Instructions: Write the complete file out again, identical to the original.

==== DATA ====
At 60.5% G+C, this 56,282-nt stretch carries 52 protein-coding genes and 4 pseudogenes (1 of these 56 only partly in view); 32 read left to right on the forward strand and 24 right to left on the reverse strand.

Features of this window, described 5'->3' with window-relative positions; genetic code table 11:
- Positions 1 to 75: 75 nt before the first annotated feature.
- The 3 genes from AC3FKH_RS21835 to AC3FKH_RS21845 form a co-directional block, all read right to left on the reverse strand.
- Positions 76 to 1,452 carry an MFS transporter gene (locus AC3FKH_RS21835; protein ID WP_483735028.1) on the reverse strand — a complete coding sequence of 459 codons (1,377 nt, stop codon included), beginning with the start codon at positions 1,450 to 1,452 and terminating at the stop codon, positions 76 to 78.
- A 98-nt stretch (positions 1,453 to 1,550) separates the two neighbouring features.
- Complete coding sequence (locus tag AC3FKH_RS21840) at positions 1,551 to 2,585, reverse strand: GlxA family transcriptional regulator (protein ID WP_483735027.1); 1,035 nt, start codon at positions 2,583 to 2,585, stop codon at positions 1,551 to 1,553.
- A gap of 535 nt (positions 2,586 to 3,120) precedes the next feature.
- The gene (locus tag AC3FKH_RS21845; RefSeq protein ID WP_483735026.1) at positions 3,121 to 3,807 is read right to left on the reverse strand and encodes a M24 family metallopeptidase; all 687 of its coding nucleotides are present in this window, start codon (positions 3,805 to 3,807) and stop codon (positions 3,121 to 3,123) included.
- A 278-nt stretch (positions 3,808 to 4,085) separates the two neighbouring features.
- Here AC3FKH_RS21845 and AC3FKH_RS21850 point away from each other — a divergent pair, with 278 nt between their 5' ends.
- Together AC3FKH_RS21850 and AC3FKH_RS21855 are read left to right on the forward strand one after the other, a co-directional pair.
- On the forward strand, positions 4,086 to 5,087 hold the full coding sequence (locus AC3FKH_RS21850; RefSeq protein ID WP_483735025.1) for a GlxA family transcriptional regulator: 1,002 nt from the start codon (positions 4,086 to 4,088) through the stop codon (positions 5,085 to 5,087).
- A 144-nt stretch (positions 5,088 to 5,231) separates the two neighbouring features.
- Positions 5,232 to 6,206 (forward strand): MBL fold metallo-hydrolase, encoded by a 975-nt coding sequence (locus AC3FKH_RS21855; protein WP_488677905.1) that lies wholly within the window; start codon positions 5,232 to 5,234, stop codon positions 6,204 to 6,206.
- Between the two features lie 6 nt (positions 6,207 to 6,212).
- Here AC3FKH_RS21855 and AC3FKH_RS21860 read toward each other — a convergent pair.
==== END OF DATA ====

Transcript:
At 60.5% G+C, this 56,282-nt stretch carries 52 protein-coding genes and 4 pseudogenes (1 of these 56 only partly in view); 32 read left to right on the forward strand and 24 right to left on the reverse strand.

Features of this window, described 5'->3' with window-relative positions; genetic code table 11:
- Positions 1 to 75: 75 nt before the first annotated feature.
- The 3 genes from AC3FKH_RS21835 to AC3FKH_RS21845 form a co-directional block, all read right to left on the reverse strand.
- Positions 76 to 1,452 carry an MFS transporter gene (locus AC3FKH_RS21835; protein ID WP_483735028.1) on the reverse strand — a complete coding sequence of 459 codons (1,377 nt, stop codon included), beginning with the start codon at positions 1,450 to 1,452 and terminating at the stop codon, positions 76 to 78.
- A 98-nt stretch (positions 1,453 to 1,550) separates the two neighbouring features.
- Complete coding sequence (locus tag AC3FKH_RS21840) at positions 1,551 to 2,585, reverse strand: GlxA family transcriptional regulator (protein ID WP_483735027.1); 1,035 nt, start codon at positions 2,583 to 2,585, stop codon at positions 1,551 to 1,553.
- A gap of 535 nt (positions 2,586 to 3,120) precedes the next feature.
- The gene (locus tag AC3FKH_RS21845; RefSeq protein ID WP_483735026.1) at positions 3,121 to 3,807 is read right to left on the reverse strand and encodes a M24 family metallopeptidase; all 687 of its coding nucleotides are present in this window, start codon (positions 3,805 to 3,807) and stop codon (positions 3,121 to 3,123) included.
- A 278-nt stretch (positions 3,808 to 4,085) separates the two neighbouring features.
- Here AC3FKH_RS21845 and AC3FKH_RS21850 point away from each other — a divergent pair, with 278 nt between their 5' ends.
- Together AC3FKH_RS21850 and AC3FKH_RS21855 are read left to right on the forward strand one after the other, a co-directional pair.
- On the forward strand, positions 4,086 to 5,087 hold the full coding sequence (locus AC3FKH_RS21850; RefSeq protein ID WP_483735025.1) for a GlxA family transcriptional regulator: 1,002 nt from the start codon (positions 4,086 to 4,088) through the stop codon (positions 5,085 to 5,087).
- A 144-nt stretch (positions 5,088 to 5,231) separates the two neighbouring features.
- Positions 5,232 to 6,206 (forward strand): MBL fold metallo-hydrolase, encoded by a 975-nt coding sequence (locus AC3FKH_RS21855; protein WP_488677905.1) that lies wholly within the window; start codon positions 5,232 to 5,234, stop codon positions 6,204 to 6,206.
- Between the two features lie 6 nt (positions 6,207 to 6,212).
- Here AC3FKH_RS21855 and AC3FKH_RS21860 read toward each other — a convergent pair.